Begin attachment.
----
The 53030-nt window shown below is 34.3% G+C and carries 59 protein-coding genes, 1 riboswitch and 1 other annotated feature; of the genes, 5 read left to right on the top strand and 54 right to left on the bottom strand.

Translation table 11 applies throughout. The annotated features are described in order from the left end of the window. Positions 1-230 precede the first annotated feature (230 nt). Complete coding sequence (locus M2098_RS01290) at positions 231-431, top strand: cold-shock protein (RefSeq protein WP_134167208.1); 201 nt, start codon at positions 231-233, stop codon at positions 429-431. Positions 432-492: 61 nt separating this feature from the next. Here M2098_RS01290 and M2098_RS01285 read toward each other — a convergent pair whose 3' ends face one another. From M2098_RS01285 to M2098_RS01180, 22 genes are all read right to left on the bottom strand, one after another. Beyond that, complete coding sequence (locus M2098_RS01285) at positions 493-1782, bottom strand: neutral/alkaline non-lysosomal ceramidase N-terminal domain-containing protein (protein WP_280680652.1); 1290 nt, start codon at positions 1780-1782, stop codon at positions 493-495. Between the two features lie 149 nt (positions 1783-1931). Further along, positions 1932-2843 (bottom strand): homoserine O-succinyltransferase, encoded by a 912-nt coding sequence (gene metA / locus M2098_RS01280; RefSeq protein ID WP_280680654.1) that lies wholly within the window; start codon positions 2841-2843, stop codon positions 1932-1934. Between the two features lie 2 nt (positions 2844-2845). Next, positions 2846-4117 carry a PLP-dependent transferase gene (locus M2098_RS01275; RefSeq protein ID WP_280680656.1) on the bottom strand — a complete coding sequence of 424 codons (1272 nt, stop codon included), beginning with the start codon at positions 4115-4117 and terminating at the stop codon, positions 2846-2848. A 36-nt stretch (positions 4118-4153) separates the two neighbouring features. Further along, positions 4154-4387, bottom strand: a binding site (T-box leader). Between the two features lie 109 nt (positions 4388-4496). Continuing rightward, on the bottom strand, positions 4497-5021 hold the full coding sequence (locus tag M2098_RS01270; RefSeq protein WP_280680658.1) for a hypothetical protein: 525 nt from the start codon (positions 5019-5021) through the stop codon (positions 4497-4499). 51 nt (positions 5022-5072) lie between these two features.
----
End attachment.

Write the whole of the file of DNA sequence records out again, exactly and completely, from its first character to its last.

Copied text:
The 53030-nt window shown below is 34.3% G+C and carries 59 protein-coding genes, 1 riboswitch and 1 other annotated feature; of the genes, 5 read left to right on the top strand and 54 right to left on the bottom strand.

Translation table 11 applies throughout. The annotated features are described in order from the left end of the window. Positions 1-230 precede the first annotated feature (230 nt). Complete coding sequence (locus M2098_RS01290) at positions 231-431, top strand: cold-shock protein (RefSeq protein WP_134167208.1); 201 nt, start codon at positions 231-233, stop codon at positions 429-431. Positions 432-492: 61 nt separating this feature from the next. Here M2098_RS01290 and M2098_RS01285 read toward each other — a convergent pair whose 3' ends face one another. From M2098_RS01285 to M2098_RS01180, 22 genes are all read right to left on the bottom strand, one after another. Beyond that, complete coding sequence (locus M2098_RS01285) at positions 493-1782, bottom strand: neutral/alkaline non-lysosomal ceramidase N-terminal domain-containing protein (protein WP_280680652.1); 1290 nt, start codon at positions 1780-1782, stop codon at positions 493-495. Between the two features lie 149 nt (positions 1783-1931). Further along, positions 1932-2843 (bottom strand): homoserine O-succinyltransferase, encoded by a 912-nt coding sequence (gene metA / locus M2098_RS01280; RefSeq protein ID WP_280680654.1) that lies wholly within the window; start codon positions 2841-2843, stop codon positions 1932-1934. Between the two features lie 2 nt (positions 2844-2845). Next, positions 2846-4117 carry a PLP-dependent transferase gene (locus M2098_RS01275; RefSeq protein ID WP_280680656.1) on the bottom strand — a complete coding sequence of 424 codons (1272 nt, stop codon included), beginning with the start codon at positions 4115-4117 and terminating at the stop codon, positions 2846-2848. A 36-nt stretch (positions 4118-4153) separates the two neighbouring features. Further along, positions 4154-4387, bottom strand: a binding site (T-box leader). Between the two features lie 109 nt (positions 4388-4496). Continuing rightward, on the bottom strand, positions 4497-5021 hold the full coding sequence (locus tag M2098_RS01270; RefSeq protein WP_280680658.1) for a hypothetical protein: 525 nt from the start codon (positions 5019-5021) through the stop codon (positions 4497-4499). 51 nt (positions 5022-5072) lie between these two features.